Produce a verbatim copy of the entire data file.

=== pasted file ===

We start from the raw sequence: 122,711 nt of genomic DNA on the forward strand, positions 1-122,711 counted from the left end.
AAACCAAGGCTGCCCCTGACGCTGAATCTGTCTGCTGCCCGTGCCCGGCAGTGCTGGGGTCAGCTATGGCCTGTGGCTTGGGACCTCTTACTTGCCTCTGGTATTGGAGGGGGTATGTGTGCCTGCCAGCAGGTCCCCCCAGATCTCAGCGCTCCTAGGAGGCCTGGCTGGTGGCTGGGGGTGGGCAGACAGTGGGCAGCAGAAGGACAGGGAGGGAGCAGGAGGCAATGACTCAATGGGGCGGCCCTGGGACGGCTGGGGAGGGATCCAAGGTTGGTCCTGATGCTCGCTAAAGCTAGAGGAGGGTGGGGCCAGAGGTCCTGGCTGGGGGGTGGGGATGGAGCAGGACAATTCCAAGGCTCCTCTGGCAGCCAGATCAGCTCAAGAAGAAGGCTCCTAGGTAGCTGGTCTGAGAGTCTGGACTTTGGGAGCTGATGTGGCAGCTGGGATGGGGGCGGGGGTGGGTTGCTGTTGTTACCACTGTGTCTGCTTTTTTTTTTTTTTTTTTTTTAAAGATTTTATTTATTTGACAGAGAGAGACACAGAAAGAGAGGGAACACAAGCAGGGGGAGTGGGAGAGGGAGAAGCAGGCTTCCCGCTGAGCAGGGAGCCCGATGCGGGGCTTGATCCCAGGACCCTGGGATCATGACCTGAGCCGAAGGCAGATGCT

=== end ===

We start from the raw sequence: 122,711 nt of genomic DNA on the forward strand, positions 1-122,711 counted from the left end.
AAACCAAGGCTGCCCCTGACGCTGAATCTGTCTGCTGCCCGTGCCCGGCAGTGCTGGGGTCAGCTATGGCCTGTGGCTTGGGACCTCTTACTTGCCTCTGGTATTGGAGGGGGTATGTGTGCCTGCCAGCAGGTCCCCCCAGATCTCAGCGCTCCTAGGAGGCCTGGCTGGTGGCTGGGGGTGGGCAGACAGTGGGCAGCAGAAGGACAGGGAGGGAGCAGGAGGCAATGACTCAATGGGGCGGCCCTGGGACGGCTGGGGAGGGATCCAAGGTTGGTCCTGATGCTCGCTAAAGCTAGAGGAGGGTGGGGCCAGAGGTCCTGGCTGGGGGGTGGGGATGGAGCAGGACAATTCCAAGGCTCCTCTGGCAGCCAGATCAGCTCAAGAAGAAGGCTCCTAGGTAGCTGGTCTGAGAGTCTGGACTTTGGGAGCTGATGTGGCAGCTGGGATGGGGGCGGGGGTGGGTTGCTGTTGTTACCACTGTGTCTGCTTTTTTTTTTTTTTTTTTTTTAAAGATTTTATTTATTTGACAGAGAGAGACACAGAAAGAGAGGGAACACAAGCAGGGGGAGTGGGAGAGGGAGAAGCAGGCTTCCCGCTGAGCAGGGAGCCCGATGCGGGGCTTGATCCCAGGACCCTGGGATCATGACCTGAGCCGAAGGCAGATGCT